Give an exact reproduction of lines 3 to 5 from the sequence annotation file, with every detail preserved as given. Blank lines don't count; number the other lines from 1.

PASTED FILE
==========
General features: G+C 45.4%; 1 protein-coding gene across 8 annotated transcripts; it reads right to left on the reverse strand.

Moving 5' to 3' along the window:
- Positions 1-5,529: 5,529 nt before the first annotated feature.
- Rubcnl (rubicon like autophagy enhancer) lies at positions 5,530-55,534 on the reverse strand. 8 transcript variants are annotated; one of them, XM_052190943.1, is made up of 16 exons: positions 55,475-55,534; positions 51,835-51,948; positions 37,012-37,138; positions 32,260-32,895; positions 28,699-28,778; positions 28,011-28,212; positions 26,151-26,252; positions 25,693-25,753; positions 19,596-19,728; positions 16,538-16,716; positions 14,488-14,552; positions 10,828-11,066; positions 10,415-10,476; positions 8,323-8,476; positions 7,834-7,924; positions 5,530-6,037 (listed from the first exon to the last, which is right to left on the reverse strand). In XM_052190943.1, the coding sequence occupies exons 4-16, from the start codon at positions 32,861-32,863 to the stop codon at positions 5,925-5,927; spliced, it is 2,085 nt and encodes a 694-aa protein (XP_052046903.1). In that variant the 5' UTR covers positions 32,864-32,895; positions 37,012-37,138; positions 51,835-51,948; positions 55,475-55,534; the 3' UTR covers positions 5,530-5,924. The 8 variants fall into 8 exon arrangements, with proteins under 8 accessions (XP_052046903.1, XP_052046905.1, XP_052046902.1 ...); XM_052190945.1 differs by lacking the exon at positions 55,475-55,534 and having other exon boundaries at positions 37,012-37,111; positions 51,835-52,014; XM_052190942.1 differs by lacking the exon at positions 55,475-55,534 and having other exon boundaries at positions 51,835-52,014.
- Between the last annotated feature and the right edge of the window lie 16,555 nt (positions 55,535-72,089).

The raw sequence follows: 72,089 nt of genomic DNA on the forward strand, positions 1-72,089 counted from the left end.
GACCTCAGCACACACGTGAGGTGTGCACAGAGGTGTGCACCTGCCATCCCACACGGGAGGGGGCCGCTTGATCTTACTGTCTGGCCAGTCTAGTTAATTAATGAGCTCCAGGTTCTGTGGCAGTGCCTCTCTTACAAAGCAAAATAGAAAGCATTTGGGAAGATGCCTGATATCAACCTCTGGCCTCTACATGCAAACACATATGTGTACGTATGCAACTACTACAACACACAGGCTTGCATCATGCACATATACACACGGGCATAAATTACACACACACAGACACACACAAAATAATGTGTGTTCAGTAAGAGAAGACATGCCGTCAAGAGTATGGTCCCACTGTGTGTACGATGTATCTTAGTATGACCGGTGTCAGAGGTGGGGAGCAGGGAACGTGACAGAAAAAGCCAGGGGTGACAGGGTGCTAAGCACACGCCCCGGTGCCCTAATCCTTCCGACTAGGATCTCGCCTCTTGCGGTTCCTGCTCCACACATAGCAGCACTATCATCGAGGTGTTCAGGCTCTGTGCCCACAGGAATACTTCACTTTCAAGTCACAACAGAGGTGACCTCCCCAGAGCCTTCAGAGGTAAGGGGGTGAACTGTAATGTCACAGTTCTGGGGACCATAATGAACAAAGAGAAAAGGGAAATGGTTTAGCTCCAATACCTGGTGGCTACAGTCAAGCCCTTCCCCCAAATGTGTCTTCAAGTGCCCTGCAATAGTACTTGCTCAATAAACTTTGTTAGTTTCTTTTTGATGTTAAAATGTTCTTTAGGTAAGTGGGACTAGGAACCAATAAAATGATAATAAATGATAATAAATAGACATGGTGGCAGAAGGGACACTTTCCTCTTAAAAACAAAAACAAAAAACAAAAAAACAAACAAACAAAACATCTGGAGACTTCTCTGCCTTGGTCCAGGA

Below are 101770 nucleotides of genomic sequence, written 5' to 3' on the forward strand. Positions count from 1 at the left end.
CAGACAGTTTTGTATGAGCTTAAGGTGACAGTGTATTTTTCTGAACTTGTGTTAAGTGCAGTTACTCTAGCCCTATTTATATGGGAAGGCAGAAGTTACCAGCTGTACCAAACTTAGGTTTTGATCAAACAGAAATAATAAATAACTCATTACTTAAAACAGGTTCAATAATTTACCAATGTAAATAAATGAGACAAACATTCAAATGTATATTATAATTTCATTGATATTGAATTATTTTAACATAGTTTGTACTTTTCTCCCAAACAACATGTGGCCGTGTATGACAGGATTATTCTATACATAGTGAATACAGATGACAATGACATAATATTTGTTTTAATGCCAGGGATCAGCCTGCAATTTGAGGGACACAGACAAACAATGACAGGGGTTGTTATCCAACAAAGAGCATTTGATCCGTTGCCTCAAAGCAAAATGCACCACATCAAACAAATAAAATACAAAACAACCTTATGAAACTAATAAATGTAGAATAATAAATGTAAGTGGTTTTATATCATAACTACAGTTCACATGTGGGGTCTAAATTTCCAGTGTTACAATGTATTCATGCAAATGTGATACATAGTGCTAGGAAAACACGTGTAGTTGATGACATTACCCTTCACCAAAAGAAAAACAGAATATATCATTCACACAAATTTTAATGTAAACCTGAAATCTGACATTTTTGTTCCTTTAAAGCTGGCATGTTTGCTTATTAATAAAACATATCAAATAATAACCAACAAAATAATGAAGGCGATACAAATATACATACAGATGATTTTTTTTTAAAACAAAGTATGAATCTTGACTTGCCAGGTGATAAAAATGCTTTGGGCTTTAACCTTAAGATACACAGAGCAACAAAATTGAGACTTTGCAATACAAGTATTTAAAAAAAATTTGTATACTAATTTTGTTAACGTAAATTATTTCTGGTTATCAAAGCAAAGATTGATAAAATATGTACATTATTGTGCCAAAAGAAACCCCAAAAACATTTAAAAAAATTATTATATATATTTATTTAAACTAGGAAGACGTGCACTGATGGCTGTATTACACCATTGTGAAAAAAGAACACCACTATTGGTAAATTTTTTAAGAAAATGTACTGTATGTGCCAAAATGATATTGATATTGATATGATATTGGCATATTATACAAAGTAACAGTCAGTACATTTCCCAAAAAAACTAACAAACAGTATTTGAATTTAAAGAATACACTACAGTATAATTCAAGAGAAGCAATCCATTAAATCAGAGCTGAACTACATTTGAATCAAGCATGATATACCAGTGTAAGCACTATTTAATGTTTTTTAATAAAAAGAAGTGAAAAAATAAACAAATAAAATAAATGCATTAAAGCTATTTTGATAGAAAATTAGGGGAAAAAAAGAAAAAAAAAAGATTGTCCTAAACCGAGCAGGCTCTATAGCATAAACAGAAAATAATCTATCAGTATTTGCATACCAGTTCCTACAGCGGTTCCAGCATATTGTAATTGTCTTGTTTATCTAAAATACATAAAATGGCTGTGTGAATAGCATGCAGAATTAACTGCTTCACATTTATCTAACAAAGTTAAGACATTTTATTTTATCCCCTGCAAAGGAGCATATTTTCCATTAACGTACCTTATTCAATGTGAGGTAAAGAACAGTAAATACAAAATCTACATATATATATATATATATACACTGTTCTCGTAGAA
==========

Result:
- Positions 1-5,529: 5,529 nt before the first annotated feature.
- Rubcnl (rubicon like autophagy enhancer) lies at positions 5,530-55,534 on the reverse strand. 8 transcript variants are annotated; one of them, XM_052190943.1, is made up of 16 exons: positions 55,475-55,534; positions 51,835-51,948; positions 37,012-37,138; positions 32,260-32,895; positions 28,699-28,778; positions 28,011-28,212; positions 26,151-26,252; positions 25,693-25,753; positions 19,596-19,728; positions 16,538-16,716; positions 14,488-14,552; positions 10,828-11,066; positions 10,415-10,476; positions 8,323-8,476; positions 7,834-7,924; positions 5,530-6,037 (listed from the first exon to the last, which is right to left on the reverse strand). In XM_052190943.1, the coding sequence occupies exons 4-16, from the start codon at positions 32,861-32,863 to the stop codon at positions 5,925-5,927; spliced, it is 2,085 nt and encodes a 694-aa protein (XP_052046903.1). In that variant the 5' UTR covers positions 32,864-32,895; positions 37,012-37,138; positions 51,835-51,948; positions 55,475-55,534; the 3' UTR covers positions 5,530-5,924. The 8 variants fall into 8 exon arrangements, with proteins under 8 accessions (XP_052046903.1, XP_052046905.1, XP_052046902.1 ...); XM_052190945.1 differs by lacking the exon at positions 55,475-55,534 and having other exon boundaries at positions 37,012-37,111; positions 51,835-52,014; XM_052190942.1 differs by lacking the exon at positions 55,475-55,534 and having other exon boundaries at positions 51,835-52,014.
- Between the last annotated feature and the right edge of the window lie 16,555 nt (positions 55,535-72,089).